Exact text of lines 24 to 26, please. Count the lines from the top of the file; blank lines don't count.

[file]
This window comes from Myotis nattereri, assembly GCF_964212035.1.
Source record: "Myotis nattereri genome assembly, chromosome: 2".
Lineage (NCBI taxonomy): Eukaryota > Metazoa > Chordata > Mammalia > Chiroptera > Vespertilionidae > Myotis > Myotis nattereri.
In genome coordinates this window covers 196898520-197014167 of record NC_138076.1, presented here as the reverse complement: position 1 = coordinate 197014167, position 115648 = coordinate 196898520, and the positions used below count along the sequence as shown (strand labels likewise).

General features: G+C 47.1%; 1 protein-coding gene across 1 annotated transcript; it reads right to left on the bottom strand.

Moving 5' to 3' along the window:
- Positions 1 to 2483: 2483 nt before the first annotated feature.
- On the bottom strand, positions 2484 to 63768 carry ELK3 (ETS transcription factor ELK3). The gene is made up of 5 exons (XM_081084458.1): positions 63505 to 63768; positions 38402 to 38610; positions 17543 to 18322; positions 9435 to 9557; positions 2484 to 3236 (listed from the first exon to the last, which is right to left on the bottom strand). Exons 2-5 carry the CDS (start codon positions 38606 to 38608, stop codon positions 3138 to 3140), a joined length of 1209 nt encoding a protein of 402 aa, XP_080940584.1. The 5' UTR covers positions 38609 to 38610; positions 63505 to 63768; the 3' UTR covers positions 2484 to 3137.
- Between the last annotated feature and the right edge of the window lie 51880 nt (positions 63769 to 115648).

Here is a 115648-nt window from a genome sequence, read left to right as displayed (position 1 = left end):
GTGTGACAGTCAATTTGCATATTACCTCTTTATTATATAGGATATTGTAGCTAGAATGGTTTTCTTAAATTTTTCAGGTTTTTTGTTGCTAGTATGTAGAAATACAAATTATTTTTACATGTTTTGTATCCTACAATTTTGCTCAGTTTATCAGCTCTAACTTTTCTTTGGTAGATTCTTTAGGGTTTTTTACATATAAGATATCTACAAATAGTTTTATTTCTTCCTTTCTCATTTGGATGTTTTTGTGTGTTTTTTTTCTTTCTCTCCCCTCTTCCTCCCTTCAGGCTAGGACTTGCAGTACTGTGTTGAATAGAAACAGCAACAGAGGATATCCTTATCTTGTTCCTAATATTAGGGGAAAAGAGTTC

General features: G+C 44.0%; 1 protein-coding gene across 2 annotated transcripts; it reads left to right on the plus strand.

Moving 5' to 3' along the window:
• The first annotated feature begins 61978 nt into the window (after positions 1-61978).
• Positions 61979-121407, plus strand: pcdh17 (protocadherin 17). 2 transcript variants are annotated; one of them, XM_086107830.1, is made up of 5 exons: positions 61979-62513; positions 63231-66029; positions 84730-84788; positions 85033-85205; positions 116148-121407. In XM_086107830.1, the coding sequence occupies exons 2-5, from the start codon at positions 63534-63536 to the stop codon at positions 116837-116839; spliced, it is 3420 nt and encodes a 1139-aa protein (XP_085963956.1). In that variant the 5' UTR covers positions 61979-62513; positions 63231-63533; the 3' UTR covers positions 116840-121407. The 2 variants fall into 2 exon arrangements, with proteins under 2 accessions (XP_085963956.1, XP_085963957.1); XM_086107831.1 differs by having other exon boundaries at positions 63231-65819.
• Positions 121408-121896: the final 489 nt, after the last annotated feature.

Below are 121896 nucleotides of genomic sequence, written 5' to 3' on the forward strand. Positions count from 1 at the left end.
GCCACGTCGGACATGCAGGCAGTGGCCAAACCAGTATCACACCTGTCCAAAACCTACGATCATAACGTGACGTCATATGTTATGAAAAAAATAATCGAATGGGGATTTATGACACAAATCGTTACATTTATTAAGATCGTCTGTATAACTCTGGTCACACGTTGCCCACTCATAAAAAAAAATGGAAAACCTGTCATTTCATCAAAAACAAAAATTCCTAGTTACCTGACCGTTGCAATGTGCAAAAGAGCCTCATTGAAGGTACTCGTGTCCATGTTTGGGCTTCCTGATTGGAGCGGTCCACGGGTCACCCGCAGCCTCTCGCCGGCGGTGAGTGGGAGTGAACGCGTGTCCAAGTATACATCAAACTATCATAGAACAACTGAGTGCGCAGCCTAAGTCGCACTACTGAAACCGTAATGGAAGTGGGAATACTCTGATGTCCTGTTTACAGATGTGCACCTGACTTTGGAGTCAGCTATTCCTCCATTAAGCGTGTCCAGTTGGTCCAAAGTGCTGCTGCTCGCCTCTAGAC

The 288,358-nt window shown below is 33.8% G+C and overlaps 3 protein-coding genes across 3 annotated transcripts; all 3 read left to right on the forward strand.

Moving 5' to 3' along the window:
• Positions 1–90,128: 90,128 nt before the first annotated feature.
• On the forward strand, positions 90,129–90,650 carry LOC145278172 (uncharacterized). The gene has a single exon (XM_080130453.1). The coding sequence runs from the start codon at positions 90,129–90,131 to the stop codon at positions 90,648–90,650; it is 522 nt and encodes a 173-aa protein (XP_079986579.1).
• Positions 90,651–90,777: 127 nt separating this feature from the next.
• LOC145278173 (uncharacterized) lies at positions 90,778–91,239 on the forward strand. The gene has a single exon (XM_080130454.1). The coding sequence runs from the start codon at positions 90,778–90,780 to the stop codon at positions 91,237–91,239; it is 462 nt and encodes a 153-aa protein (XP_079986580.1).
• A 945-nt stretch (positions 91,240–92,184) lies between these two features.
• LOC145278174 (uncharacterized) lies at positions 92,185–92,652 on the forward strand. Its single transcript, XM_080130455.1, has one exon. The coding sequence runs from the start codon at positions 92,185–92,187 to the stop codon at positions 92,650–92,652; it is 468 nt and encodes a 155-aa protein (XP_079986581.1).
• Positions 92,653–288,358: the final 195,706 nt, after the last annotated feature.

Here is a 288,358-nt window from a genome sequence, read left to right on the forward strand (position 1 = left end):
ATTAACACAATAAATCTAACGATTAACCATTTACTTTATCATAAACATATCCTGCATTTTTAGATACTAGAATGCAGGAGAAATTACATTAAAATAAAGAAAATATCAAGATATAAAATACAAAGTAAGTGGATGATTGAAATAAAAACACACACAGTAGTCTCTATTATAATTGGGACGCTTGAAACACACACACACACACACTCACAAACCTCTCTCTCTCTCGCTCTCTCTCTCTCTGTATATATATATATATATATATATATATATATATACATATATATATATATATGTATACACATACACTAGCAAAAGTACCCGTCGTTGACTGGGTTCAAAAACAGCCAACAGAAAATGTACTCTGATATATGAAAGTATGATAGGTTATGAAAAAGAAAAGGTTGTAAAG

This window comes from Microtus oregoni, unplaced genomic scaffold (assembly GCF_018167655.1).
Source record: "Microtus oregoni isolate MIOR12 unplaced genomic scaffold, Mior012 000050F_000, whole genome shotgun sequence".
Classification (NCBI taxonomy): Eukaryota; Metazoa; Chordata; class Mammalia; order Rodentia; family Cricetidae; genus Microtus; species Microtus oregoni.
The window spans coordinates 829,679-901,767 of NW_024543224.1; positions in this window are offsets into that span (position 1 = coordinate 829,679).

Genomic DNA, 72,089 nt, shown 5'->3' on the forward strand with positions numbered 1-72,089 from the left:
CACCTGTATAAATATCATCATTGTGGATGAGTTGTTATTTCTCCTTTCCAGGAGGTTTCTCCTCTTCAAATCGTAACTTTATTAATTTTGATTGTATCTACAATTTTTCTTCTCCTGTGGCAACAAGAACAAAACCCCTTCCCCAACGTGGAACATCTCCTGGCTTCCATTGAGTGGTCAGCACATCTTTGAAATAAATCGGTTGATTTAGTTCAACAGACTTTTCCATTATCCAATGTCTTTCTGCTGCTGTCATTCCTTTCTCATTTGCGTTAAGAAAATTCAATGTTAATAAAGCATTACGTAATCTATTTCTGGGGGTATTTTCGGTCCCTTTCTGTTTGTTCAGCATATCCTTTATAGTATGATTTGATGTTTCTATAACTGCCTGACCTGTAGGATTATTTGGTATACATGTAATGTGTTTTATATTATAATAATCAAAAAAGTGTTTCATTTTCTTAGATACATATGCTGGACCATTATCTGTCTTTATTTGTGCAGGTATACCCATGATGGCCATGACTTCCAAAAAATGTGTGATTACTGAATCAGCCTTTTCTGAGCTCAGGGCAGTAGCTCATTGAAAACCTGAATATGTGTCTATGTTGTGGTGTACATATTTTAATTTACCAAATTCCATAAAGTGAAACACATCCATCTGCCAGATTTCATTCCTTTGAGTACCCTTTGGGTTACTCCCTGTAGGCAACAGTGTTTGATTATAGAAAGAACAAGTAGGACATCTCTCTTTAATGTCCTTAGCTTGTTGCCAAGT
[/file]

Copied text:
• LOC145278173 (uncharacterized) lies at positions 90,778–91,239 on the forward strand. The gene has a single exon (XM_080130454.1). The coding sequence runs from the start codon at positions 90,778–90,780 to the stop codon at positions 91,237–91,239; it is 462 nt and encodes a 153-aa protein (XP_079986580.1).
• A 945-nt stretch (positions 91,240–92,184) lies between these two features.
• LOC145278174 (uncharacterized) lies at positions 92,185–92,652 on the forward strand. Its single transcript, XM_080130455.1, has one exon. The coding sequence runs from the start codon at positions 92,185–92,187 to the stop codon at positions 92,650–92,652; it is 468 nt and encodes a 155-aa protein (XP_079986581.1).